Movie theaters offer immersive cinema experiences that online streaming services cannot match, but that edge might be eroding due to an audio technology developed by a Taiwanese entrepreneur.
Iris Wu (吳采頤), the founder of Los Angeles-based sound company Ambidio, said that the technology can create a multi-dimensional sound field with added depth for videos played on any mobile phone, laptop computer, or TV with stereo speakers without the need for expensive equipment.
“It’s like going from a black-and-white canvas to a colored one in terms of sound experience,” the 33-year-old said.
Wu’s software technology is backed by Grammy award-winning artist Will.I.am and Horizons Ventures, the private investment firm of Hong Kong tycoon Li Ka-shing (李嘉誠).
Ambidio, cofounded by Wu and her childhood friend Hsieh Pei-lun (謝沛倫) in 2014, has also enlisted Lucasfilm’s Skywalker Sound, one of Hollywood’s largest audio post-production companies, as a strategic adviser.
“We want to help make artists better story-tellers so that the stories they tell are more convincing,” Wu said.
The technology works in one of two ways, she said.
It can either be directly embedded into movie and audio files, or be applied when the files are uploaded online and played on a streaming service provider in real time.
In either case, the consumer cannot buy the technology to improve the sound of videos they are watching. Instead, it would be up to the content creators to use the software and give viewers the immersive experience they are looking for.
Many have already done that to test viewer feedback, and indications are that viewers are noticing the difference, Wu said.
She cannot disclose the names of the content creators because of confidentiality agreements signed with them, as they gather their own feedback online, but those interested in sampling the sounds for themselves can find clips on Ambidio’s Web site (www.ambidio.co).
Wu said that Hollywood’s “Big Six” film studios are using Ambidio software more frequently for their streaming services, and the company is getting involved in more diverse projects, whether they be movies, music or sports events.
She has also reached out to the Taiwanese market.
Her first joint project would be a 10-episode coming-of-age TV series titled The Magician on the Skywalk, which is to start airing on the Public Television Service (PTS) in February.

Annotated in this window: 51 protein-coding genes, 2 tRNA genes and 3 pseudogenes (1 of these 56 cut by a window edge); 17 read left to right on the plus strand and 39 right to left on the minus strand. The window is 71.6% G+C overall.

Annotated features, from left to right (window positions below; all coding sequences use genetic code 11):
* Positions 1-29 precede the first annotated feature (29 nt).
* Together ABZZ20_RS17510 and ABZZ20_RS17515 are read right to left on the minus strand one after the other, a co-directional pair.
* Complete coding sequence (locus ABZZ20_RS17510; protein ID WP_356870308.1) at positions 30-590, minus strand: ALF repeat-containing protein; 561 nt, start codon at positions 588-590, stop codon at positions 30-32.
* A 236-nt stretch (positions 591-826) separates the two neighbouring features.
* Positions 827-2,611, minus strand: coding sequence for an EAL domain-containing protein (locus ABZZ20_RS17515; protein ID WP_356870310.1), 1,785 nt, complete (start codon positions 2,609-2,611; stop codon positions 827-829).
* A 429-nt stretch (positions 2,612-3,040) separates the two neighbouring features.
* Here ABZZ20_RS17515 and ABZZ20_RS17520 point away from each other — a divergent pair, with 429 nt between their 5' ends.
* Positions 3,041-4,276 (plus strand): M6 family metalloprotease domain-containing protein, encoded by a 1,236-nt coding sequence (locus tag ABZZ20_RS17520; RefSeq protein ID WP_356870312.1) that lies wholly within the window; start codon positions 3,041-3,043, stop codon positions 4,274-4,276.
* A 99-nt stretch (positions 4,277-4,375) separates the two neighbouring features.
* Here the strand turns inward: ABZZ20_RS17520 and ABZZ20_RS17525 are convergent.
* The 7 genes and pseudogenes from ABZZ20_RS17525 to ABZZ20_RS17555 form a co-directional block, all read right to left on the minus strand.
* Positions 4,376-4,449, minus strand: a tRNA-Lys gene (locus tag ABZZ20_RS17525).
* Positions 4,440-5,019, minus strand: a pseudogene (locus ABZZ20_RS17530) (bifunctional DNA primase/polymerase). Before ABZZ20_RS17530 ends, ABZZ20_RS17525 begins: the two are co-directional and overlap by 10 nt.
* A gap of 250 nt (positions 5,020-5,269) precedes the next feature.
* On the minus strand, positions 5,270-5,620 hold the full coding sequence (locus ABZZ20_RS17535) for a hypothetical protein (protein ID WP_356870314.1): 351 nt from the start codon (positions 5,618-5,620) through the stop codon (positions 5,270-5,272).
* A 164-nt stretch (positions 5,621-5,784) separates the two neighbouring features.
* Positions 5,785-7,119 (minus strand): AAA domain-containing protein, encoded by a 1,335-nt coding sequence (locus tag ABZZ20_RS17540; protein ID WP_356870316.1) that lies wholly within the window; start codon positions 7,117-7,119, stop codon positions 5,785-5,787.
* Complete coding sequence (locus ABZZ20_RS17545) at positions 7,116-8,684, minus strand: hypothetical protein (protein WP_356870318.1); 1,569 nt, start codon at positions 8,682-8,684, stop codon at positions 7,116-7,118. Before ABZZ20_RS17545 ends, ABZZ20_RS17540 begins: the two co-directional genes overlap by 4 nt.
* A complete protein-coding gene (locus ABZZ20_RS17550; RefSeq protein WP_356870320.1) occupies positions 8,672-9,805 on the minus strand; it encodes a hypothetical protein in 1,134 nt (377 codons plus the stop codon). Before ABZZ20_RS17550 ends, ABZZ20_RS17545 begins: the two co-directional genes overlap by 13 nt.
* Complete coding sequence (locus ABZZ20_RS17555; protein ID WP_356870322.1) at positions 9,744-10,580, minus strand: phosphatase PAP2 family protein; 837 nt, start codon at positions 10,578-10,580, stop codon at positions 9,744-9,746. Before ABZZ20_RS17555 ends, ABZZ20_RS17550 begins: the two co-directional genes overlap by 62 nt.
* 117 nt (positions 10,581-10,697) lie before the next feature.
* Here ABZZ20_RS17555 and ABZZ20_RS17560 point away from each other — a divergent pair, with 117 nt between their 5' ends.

Ambidio ultimately hopes to emerge as the sound standard for the entertainment industry, with its brand name as common a fixture in the business as the ubiquitous Dolby label is today.
The idea to create the technology came up when Wu was pursuing her master’s degree in music technology at New York University from 2012 to 2014, she said.
Frustrated by her inability to create quality sound for her master’s project in her own small apartment, Wu began experimenting with sound engineering through code rather than hardware and the technology gradually took shape.
After 18 months of exploration, Wu found the key is to trick the brain.
“No matter how many speakers you have, at the end of the day, you only have two ears to receive the sounds,” she said.
Given that limitation, Wu started inserting common cues — including differences in timing, wave forms and resonance — into audio files that the brain uses to identify and perceive where different sounds within the audio stream are coming from.
By manipulating the brain, her technology has evolved to offer a range at least three times wider than conventional methods for simulating 3D sound.
Wu’s audio technology won her an Honorable Mention in last year’s Engineering Excellence Award from the Hollywood Professional Association, a trade association established by major post-production facilities and manufacturers.
Last month, she helped veteran Taiwanese film re-recording mixer and Palme d’Or winner Tu Duu-Chih (杜篤之) speak at the Society of Motion Picture and Television Engineers’ Annual Conference, the first Mandarin speaker ever at the century-old organization’s annual event.
“There are some good stories in Mandarin-language films that the world doesn’t know about,” Wu said, adding that by connecting Tu to the technology and the world, the cultural heritage embedded in Taiwanese films, such as vivid cooking sounds that have drawn Hollywood’s attention, can be shared more widely.
Wu said that she owes her success to good luck and persistence in pursuing her interest.
A zealous guitarist since high school, Wu joined bands and taught in a musical instrument shop after graduating from college, a meandering path that only fueled her determination to follow a music-related career.
“Dare to dream and dare to explore,” she said. “The Taiwanese people have a lot of potential.”
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